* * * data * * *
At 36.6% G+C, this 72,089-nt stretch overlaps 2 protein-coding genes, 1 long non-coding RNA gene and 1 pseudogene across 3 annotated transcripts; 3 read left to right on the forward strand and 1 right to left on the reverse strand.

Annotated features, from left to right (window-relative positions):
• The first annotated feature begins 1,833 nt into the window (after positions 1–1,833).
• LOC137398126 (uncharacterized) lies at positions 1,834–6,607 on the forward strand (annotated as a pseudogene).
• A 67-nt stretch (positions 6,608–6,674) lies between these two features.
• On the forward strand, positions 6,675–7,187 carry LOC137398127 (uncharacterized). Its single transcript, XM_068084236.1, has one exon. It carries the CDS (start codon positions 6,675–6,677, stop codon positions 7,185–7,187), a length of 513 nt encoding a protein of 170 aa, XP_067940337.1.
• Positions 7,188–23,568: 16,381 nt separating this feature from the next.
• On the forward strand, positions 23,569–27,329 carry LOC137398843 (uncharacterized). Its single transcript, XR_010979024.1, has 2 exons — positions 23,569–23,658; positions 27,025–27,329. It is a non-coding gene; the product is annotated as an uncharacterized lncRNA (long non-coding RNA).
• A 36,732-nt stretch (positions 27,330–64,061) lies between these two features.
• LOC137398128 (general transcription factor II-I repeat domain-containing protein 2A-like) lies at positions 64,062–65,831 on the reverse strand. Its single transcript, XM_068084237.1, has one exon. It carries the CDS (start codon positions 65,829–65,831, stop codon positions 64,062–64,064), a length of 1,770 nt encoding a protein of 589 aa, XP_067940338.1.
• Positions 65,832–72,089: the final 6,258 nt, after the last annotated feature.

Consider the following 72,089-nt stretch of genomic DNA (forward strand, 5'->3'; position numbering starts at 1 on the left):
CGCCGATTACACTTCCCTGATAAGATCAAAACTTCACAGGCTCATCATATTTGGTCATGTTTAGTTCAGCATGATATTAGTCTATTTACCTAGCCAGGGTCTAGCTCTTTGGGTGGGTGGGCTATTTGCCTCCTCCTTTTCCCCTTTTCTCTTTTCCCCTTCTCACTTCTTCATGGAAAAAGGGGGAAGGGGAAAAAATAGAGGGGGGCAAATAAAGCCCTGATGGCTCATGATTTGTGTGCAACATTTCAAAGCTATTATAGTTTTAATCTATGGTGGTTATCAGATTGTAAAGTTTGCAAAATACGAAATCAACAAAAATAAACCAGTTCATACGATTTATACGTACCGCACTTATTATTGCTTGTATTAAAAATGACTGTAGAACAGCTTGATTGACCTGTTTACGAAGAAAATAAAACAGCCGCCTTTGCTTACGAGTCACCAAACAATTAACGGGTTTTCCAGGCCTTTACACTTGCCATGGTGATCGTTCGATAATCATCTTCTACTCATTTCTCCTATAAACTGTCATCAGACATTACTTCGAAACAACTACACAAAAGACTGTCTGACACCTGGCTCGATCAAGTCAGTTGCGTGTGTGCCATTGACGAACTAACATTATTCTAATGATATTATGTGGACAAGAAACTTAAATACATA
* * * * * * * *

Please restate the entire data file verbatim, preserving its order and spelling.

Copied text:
At 36.6% G+C, this 72,089-nt stretch overlaps 2 protein-coding genes, 1 long non-coding RNA gene and 1 pseudogene across 3 annotated transcripts; 3 read left to right on the forward strand and 1 right to left on the reverse strand.

Annotated features, from left to right (window-relative positions):
• The first annotated feature begins 1,833 nt into the window (after positions 1–1,833).
• LOC137398126 (uncharacterized) lies at positions 1,834–6,607 on the forward strand (annotated as a pseudogene).
• A 67-nt stretch (positions 6,608–6,674) lies between these two features.
• On the forward strand, positions 6,675–7,187 carry LOC137398127 (uncharacterized). Its single transcript, XM_068084236.1, has one exon. It carries the CDS (start codon positions 6,675–6,677, stop codon positions 7,185–7,187), a length of 513 nt encoding a protein of 170 aa, XP_067940337.1.
• Positions 7,188–23,568: 16,381 nt separating this feature from the next.
• On the forward strand, positions 23,569–27,329 carry LOC137398843 (uncharacterized). Its single transcript, XR_010979024.1, has 2 exons — positions 23,569–23,658; positions 27,025–27,329. It is a non-coding gene; the product is annotated as an uncharacterized lncRNA (long non-coding RNA).
• A 36,732-nt stretch (positions 27,330–64,061) lies between these two features.
• LOC137398128 (general transcription factor II-I repeat domain-containing protein 2A-like) lies at positions 64,062–65,831 on the reverse strand. Its single transcript, XM_068084237.1, has one exon. It carries the CDS (start codon positions 65,829–65,831, stop codon positions 64,062–64,064), a length of 1,770 nt encoding a protein of 589 aa, XP_067940338.1.
• Positions 65,832–72,089: the final 6,258 nt, after the last annotated feature.

Consider the following 72,089-nt stretch of genomic DNA (forward strand, 5'->3'; position numbering starts at 1 on the left):
CGCCGATTACACTTCCCTGATAAGATCAAAACTTCACAGGCTCATCATATTTGGTCATGTTTAGTTCAGCATGATATTAGTCTATTTACCTAGCCAGGGTCTAGCTCTTTGGGTGGGTGGGCTATTTGCCTCCTCCTTTTCCCCTTTTCTCTTTTCCCCTTCTCACTTCTTCATGGAAAAAGGGGGAAGGGGAAAAAATAGAGGGGGGCAAATAAAGCCCTGATGGCTCATGATTTGTGTGCAACATTTCAAAGCTATTATAGTTTTAATCTATGGTGGTTATCAGATTGTAAAGTTTGCAAAATACGAAATCAACAAAAATAAACCAGTTCATACGATTTATACGTACCGCACTTATTATTGCTTGTATTAAAAATGACTGTAGAACAGCTTGATTGACCTGTTTACGAAGAAAATAAAACAGCCGCCTTTGCTTACGAGTCACCAAACAATTAACGGGTTTTCCAGGCCTTTACACTTGCCATGGTGATCGTTCGATAATCATCTTCTACTCATTTCTCCTATAAACTGTCATCAGACATTACTTCGAAACAACTACACAAAAGACTGTCTGACACCTGGCTCGATCAAGTCAGTTGCGTGTGTGCCATTGACGAACTAACATTATTCTAATGATATTATGTGGACAAGAAACTTAAATACATA